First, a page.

Survivor: South Pacific

“No,” Meade said. “Give it to him, Ogle. He needs it more than either of us.”

Ogle nodded, tossed the fish to Peasbury, who caught it and proceeded to devour it, scales and all.

Shaking his head, Ogle stood to his full height of nearly six feet. “Perhaps there’s more where that one came from.” He grabbed his harpoon, preparing to leave the grove of gnarled scrub trees the survivors called home. Beneath Ogle’s bush of a beard hung the spearpoint, a symbol of his roots upon the earth—he’d found it while plowing the earth on a hardscrabble Vermont farm—as well as the seaborne profession he’d taken to so adeptly. He was the most accurate harpooner Meade had ever seen.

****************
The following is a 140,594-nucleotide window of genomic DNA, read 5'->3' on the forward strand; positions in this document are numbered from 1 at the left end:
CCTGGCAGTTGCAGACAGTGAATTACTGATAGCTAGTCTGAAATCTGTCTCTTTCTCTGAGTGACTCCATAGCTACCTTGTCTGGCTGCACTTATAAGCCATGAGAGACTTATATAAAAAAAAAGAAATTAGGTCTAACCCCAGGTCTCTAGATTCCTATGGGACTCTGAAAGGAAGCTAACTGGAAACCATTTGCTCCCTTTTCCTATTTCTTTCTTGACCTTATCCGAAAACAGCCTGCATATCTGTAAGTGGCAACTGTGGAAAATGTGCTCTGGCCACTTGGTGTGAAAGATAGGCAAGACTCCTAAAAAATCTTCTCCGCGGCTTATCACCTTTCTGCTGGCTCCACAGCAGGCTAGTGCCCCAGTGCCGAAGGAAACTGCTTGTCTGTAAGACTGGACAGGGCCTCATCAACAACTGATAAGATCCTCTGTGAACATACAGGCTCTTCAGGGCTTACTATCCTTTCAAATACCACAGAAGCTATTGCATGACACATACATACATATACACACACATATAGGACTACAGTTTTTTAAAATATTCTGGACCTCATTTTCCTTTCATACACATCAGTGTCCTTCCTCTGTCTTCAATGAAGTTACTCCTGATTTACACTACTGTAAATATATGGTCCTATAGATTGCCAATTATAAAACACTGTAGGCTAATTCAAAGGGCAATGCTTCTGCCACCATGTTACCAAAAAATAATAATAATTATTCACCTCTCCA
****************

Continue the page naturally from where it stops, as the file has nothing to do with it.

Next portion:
“If there are, you’ll get them,” Meade said.

“A dip of water, please, sir!” Peasbury said, gasping.

“Shut your mouth,” said Ogle.





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